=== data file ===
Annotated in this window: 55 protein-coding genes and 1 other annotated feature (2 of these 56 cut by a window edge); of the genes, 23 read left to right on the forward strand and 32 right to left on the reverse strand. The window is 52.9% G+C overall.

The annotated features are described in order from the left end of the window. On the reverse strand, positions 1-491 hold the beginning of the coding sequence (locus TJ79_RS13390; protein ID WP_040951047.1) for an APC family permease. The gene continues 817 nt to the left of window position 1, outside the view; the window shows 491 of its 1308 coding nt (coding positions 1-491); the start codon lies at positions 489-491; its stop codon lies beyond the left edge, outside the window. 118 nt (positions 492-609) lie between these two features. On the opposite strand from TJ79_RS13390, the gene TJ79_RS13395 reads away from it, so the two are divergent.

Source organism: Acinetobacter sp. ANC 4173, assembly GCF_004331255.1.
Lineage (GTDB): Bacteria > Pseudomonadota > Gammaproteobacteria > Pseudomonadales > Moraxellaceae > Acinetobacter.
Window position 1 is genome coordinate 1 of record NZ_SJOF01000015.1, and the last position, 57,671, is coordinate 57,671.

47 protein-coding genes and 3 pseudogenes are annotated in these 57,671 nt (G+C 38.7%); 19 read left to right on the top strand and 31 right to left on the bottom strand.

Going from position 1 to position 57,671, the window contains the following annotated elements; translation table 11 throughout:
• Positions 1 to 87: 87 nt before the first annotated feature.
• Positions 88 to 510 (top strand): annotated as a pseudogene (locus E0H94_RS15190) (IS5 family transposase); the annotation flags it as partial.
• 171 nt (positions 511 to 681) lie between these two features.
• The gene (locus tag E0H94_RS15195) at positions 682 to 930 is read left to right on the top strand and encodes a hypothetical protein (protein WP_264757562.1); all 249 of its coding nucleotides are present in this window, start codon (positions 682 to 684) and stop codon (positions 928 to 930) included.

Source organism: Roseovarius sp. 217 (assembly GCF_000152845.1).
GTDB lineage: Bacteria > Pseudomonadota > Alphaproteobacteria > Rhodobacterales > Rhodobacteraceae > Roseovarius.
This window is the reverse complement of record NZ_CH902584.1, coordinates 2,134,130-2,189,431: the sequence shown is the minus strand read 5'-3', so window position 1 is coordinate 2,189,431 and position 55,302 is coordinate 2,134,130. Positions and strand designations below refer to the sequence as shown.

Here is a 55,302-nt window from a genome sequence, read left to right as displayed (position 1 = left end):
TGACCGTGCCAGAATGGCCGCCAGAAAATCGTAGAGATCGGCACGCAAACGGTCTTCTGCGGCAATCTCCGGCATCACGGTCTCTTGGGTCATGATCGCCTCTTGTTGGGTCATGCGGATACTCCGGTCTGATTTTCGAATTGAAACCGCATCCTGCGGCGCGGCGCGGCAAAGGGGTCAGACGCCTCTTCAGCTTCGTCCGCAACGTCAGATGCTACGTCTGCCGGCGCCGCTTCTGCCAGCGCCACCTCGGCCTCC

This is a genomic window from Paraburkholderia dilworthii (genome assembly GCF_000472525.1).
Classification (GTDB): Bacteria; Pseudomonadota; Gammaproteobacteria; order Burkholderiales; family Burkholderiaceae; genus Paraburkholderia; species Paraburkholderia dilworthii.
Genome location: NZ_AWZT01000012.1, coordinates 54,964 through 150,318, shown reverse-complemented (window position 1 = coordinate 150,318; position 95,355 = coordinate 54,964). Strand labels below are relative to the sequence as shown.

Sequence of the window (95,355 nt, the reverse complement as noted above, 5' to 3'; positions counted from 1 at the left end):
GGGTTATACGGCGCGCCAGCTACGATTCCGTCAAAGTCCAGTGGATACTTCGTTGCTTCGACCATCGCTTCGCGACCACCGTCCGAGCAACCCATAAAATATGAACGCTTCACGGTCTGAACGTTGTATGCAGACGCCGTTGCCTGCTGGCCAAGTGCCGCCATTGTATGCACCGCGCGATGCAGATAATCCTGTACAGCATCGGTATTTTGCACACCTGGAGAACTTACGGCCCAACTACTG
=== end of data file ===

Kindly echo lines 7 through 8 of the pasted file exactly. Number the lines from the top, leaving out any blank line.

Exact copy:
Going from position 1 to position 57,671, the window contains the following annotated elements; translation table 11 throughout:
• Positions 1 to 87: 87 nt before the first annotated feature.